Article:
Heartburn Causes & Simple Steps to Treat it

Do you suffer from heartburn and rely on medication to control it?  Today, many people, especially those over the age of 40, suffer from acid reflux or heartburn, a less serious form of gastroesophageal reflux disease (GERD).  GERD encompasses a broad spectrum of disorders in which the gastric contents of the stomach cause symptoms or damage to the esophagus or respiratory tract (1).  Popular belief is that this is caused by too much acid in the stomach and is typically treated with some type of acid reducer like an antacid, such as TUMS, or, for longer lasting relief, a Proton Pump Inhibitor (PPI), like Nexium or Prilosec (2).  In reality, however, is acid reflux really caused by making too much stomach acid?  This article challenges that belief and discusses the true cause of heartburn and how to treat it.

Why do we get heartburn in the first place?

Current research shows that the reason we get GERD or heartburn is because there is a problem with the valve separating the stomach from the esophagus, called the Lower Esophageal Sphincter (LES).  Low pressure in the LES occurs when there is an increase in abdominal pressure or gastric distension (3).  Over time, with continued pressure, this valve can become weak or damaged.  Abdominal pressure causes the acidic contents of the stomach to spill up into the esophagus, where it should not be, resulting in pain, discomfort, and sometimes damage.

What causes the backup of pressure?

Although there are very rare cases when the stomach produces too much acid, the majority of people are actually producing too little acid.  When our stomach makes too little acid, our food is not broken down very well.  The undigested food creates an overgrowth of bacteria in the intestines, which causes pressure to build up in the abdomen and results in a weakened or damaged LES(4).  In addition to low acid, over consuming certain types of carbohydrates can also contribute to the problem.  In his book, Heartburn Cured, Dr. Norman Robillard describes consuming difficult to digest carbohydrates as the primary cause of bacterial overgrowth creating gastrointestinal pressure and heartburn.  He states that it only takes 30 grams (just over an ounce) of undigested carbohydrates to create 10 liters of gas, yikes (5)!

Why do we not make enough acid?

Some of the reasons for not making enough acid are:

  • Age- as we get older we start to produce less hydrochloric acid (HCl)

  • Stress- a major contributing factor to decreased production of HCl

  • Inadequate chewing- chewing helps stimulate the production of HCl

  • Inadequate water intake- sufficient water, outside of meal-time, is needed to make HCl

  • Underlying gut infection like H. pylori. H. pylori is an infection in the stomach that can destroy the cells in the stomach lining responsible for making HCl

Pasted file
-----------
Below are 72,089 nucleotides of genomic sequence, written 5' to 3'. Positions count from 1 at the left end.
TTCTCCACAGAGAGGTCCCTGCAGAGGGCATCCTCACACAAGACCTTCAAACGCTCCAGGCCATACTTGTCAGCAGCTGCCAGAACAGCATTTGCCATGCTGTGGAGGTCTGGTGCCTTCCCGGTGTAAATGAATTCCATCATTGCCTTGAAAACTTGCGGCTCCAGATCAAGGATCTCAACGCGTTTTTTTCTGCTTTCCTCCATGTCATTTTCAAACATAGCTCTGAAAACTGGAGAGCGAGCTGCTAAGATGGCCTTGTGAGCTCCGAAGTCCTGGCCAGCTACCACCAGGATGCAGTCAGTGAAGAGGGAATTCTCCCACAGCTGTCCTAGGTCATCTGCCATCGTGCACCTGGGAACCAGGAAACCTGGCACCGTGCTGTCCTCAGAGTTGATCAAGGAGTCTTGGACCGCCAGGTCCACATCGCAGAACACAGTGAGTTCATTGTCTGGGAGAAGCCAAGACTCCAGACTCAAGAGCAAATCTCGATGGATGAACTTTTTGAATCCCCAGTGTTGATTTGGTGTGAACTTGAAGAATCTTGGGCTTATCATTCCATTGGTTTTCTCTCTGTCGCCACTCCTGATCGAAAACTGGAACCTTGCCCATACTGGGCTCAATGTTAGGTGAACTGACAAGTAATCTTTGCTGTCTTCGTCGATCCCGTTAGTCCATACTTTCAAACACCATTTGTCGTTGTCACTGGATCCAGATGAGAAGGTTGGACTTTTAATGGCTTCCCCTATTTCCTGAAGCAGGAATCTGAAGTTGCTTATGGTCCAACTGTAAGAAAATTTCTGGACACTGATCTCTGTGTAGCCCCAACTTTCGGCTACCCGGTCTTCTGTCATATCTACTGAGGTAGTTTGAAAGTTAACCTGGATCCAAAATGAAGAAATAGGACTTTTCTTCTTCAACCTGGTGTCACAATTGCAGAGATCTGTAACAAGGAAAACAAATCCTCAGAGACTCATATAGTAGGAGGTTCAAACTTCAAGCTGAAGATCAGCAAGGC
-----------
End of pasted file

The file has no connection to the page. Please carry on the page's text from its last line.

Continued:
• Nutrient deficiencies like Zinc and B6 – you need these to make HCl

Why do we need adequate amounts of acid in the stomach?

Proper acid levels in the stomach provide very vital functions such as:

  • Help us to break down food for absorbing nutrients and preventing an overgrowth of bacteria

  • Protect us from harmful organisms by killing bad bacteria we may ingest

  • Help us absorb vital nutrients like B12 and iron, a common reason for anemia.  Could this be a reason why you are so fatigued?

What are some of the signs of low stomach acid?

A few of the signs of low stomach acid are:

Bad breath, belching, bloating, fatigue, constipation, diarrhea, food sensitivities, gas, heartburn, headache, nausea, nutritional deficiencies, rectal itching, stomach upset after taking vitamins, sweat with strong odor, weak hair or nails, and yeast infection.  Do any of these sound familiar?

What are the current treatments?

The primary treatments available for acid reflux continue to be therapies that help to reduce the production of acid in the stomach, either antacids for short-term relief or PPIs for longer term relief (6).  The antacids work by neutralizing the acidity in your stomach and the PPIs work by blocking the mechanism in which your stomach makes acid; therefore, it lowers the amount of acidity and backwash to your esophagus.  This seems logical, but for all the reasons previously discussed, decreasing the amount of acid in your stomach is not healthy long term.  Also, these medications for heartburn or GERD were only meant to be used short term, which is not longer than 4-8 weeks according to the FDA, yet many people have been taking them for years and even decades.  They are certainly front and center in any pharmacy you walk into making easy access to these seemingly benign drugs.

What can happen with long-term use of acid suppressing drugs?

Long term use of PPI’s may be associated with:

Increased cardiovascular risk even in patients without a history of cardiovascular disease (7)